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National Secular Society

Challenging Religious Privilege

RC Bishop of Motherwell’s intemperate rant at the Prime Minister

Posted: Mon, 10 Dec 2012 12:52

RC Bishop of Motherwell’s intemperate rant at the Prime Minister

The National Secular Society has criticised the intemperate rant at the Prime Minister, widely reported in the media, by the RC Bishop of Motherwell, Joseph Devine.

Alistair McBay, NSS spokesman in Scotland said: "Joseph Devine's latest outburst follows a series of vituperative and inhumane pronouncements by the Scottish Catholic hierarchy on same sex marriage, for example by likening it to bestiality and incest. Each pronouncement has further alienated the Church from its own congregations and has horrified the wider population. Joseph Devine remains blissfully unaware that his lecture to the PM is so spectacularly arrogant and at variance with public opinion that it makes him a laughing stock ­– albeit not for the first time.

"The Church has gambled its entire moral authority on gay marriage, and spectacularly lost. Despite the Catholic Church raising the stakes on this issue to the maximum, politicians on both sides of the Border are totally ignoring it.

"Bishop Devine's assertion that he 'will take no finger-prodding lectures from anyone or any group devoid of moral competence' needs to be seen in the context of polls showing that the line taken by Catholic bishops on moral issues is widely ignored, not just by the public but by the vast majority of Catholics in the pews in this country: see below.

"We call on those political leaders who were so quick to condemn Stonewall for awarding its 'Bigot of the Year' award to Cardinal O'Brien to be as swift, as public and as damning to criticise Bishop Devine for his much less temperate outburst directed at the Prime Minister."

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From 13 SEPTEMBER 2010

YouGov poll for ITV's Tonight programme shows majority of British Catholics disagree with their church's doctrine on key issues

Keeping the Faith?: Tonight

ITV1 on Thursday 16 September 2010 at 7.30pm

On the eve of the first Papal UK visit for almost 30 years a new survey reveals that the majority of British Catholics disagree with their Church's stance on key controversial issues such as contraception, abortion, homosexuality and priest celibacy.

This week's ITV's Tonight programme has commissioned the poll, conducted by YouGov, to gauge attitudes among British Catholics to their Church's doctrine and the Pope. The survey of 1,636 Catholics shows that there is still firm support for Pope Benedict XVI even though an overwhelming majority believe the recent child abuse scandals have permanently damaged the Catholic Church's reputation.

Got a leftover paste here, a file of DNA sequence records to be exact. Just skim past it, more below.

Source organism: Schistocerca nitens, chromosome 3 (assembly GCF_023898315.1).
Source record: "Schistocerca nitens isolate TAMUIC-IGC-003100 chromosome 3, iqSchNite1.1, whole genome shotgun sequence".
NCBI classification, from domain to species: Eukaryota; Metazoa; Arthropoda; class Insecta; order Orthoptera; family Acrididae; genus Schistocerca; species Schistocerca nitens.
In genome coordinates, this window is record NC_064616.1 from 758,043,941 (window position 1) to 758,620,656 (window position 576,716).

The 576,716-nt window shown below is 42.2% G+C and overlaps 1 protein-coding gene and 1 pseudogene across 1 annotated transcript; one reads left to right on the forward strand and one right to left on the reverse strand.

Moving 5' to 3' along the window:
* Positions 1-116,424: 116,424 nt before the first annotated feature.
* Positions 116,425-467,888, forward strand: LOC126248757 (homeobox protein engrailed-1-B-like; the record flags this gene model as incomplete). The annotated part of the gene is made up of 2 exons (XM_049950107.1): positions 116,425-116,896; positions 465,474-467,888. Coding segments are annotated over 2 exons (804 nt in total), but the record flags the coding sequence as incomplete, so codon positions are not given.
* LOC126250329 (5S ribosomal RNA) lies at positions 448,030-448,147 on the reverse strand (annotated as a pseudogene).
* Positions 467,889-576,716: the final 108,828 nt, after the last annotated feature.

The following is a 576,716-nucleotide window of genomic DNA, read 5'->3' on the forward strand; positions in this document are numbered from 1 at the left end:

Just 11% of Catholics agree with the Church that abortion should only be allowed as an indirect consequence of life-saving treatment, with 44% believing that it should also be permitted in cases of rape, incest and a severe disability to the child, 30% saying that abortion should always be allowed, and 6% stating that abortion should never be allowed.

Asked about their views on contraception, just 4% agreed with the Catholic Church that artificial contraception is wrong and shouldn't be used. The vast majority of those asked (71%) believed that contraception should be used more often to avoid STDs and unwanted pregnancies. A further 23% said that it was entirely up to couples on whether to use contraception.

Only 11% of respondents supported the Catholic Church doctrine that homosexual acts are morally wrong. 41% stated that both gay and straight relationships should be celebrated, and 28% said that it was up to adults to do what they want in private. On the issue of married priests, 65% said that Catholic priests should be allowed to marry, with just 27% believing that they should remain celibate.

Asked about their views on the recent abuse scandals, 18% said the Vatican had been unjustifiably criticised, while 65% said the Vatican had tried to cover up abuse and had been rightly criticised. The vast majority (87%) believed that the abuse scandals have permanently damaged the reputation of the Catholic Church.

Despite this, when asked whether the Pope should continue in his position, 72% said he should remain Pope compared to just 14% saying he should stand down. Questioned about the funding of the Papal visit, 47% said that it was appropriate for the Government to contribute to the cost of the visit, with 44% saying they felt it was inappropriate.

Tags: Catholic Church, Scotland